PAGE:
Café Theatre, London WC2
Opened 14 January, 1992

A one-man Hamlet could so easily become a folie de grandeur, but David Elliot has both the ability and thoughtfulness to avoid the quagmire of hollow histrionics. His adaptation has weaknesses: diary segments flirt dangerously with sterile adolescent introspection, forced audience participation injects a note of malice, Polonius's characterisation as a troglodyte Jim Bowen is facile and misrepresentative. But Elliot's energy and acuity almost carry the enterprise off. Almost...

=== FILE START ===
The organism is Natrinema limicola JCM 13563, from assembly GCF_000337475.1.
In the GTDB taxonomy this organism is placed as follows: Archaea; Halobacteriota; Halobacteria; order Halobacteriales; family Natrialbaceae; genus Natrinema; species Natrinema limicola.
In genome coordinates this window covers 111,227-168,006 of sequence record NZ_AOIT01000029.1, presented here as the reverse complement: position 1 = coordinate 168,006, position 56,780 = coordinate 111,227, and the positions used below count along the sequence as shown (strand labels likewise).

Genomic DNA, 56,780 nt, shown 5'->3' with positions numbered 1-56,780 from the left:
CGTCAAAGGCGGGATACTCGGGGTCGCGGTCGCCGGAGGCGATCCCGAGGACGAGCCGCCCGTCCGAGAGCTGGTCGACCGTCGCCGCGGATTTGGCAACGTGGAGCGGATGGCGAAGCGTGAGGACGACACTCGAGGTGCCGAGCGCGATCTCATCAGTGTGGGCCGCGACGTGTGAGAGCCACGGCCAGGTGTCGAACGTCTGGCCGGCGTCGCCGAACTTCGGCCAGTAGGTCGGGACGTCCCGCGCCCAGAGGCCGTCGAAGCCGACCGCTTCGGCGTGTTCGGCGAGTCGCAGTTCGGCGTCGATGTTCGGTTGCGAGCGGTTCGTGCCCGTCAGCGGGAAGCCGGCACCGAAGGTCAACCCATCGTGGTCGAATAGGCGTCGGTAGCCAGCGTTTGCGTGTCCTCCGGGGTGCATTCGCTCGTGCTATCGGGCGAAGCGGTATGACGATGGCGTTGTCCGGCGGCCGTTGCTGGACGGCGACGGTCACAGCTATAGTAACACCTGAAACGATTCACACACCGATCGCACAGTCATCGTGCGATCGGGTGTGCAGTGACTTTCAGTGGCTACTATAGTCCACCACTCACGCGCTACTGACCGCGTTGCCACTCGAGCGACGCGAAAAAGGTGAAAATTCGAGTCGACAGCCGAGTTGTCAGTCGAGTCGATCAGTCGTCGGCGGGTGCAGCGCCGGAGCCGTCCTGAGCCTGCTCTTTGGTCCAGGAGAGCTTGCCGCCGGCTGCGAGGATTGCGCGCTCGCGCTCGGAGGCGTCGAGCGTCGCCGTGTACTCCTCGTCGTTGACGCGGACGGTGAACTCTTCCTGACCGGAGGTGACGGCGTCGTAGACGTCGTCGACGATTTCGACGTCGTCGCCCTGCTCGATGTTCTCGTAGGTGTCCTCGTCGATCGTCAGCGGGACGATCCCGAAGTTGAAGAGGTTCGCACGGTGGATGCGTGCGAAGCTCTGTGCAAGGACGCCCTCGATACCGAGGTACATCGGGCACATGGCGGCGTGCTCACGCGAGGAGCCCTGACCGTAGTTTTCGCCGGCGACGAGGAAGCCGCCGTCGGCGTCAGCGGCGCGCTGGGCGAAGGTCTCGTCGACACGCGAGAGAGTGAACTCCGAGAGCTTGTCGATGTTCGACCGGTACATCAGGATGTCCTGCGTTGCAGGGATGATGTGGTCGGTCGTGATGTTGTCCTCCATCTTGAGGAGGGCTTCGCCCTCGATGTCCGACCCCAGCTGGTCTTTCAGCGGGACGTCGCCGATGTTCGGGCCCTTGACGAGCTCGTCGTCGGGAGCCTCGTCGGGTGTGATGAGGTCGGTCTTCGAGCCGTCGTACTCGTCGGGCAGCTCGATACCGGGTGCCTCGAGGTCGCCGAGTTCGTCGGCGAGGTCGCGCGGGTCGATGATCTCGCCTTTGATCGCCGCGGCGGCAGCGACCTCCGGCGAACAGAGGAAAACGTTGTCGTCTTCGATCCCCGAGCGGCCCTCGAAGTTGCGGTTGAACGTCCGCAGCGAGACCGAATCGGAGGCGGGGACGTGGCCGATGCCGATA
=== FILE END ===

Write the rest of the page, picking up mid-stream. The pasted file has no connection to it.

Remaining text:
It does become clear that Hamlet needs others to respond to – not on tape, nor implied by emblematic props, nor a bewildered punter with a rapier thrust into his hand, but proper physical presences. Deprived both of actual bodies and of vast tracts of script to resonate off (granted which he would be a riveting Hamlet), Elliot tacitly relies on audience familiarity with the play much more than he realises. The set is aptly hung with empty picture-frames for, though retaining the emotional palette and the varied brush-strokes, he has deprived himself of the canvas on which to apply them.

Written for City Limits magazine.

Copyright © Ian Shuttleworth; all rights reserved.

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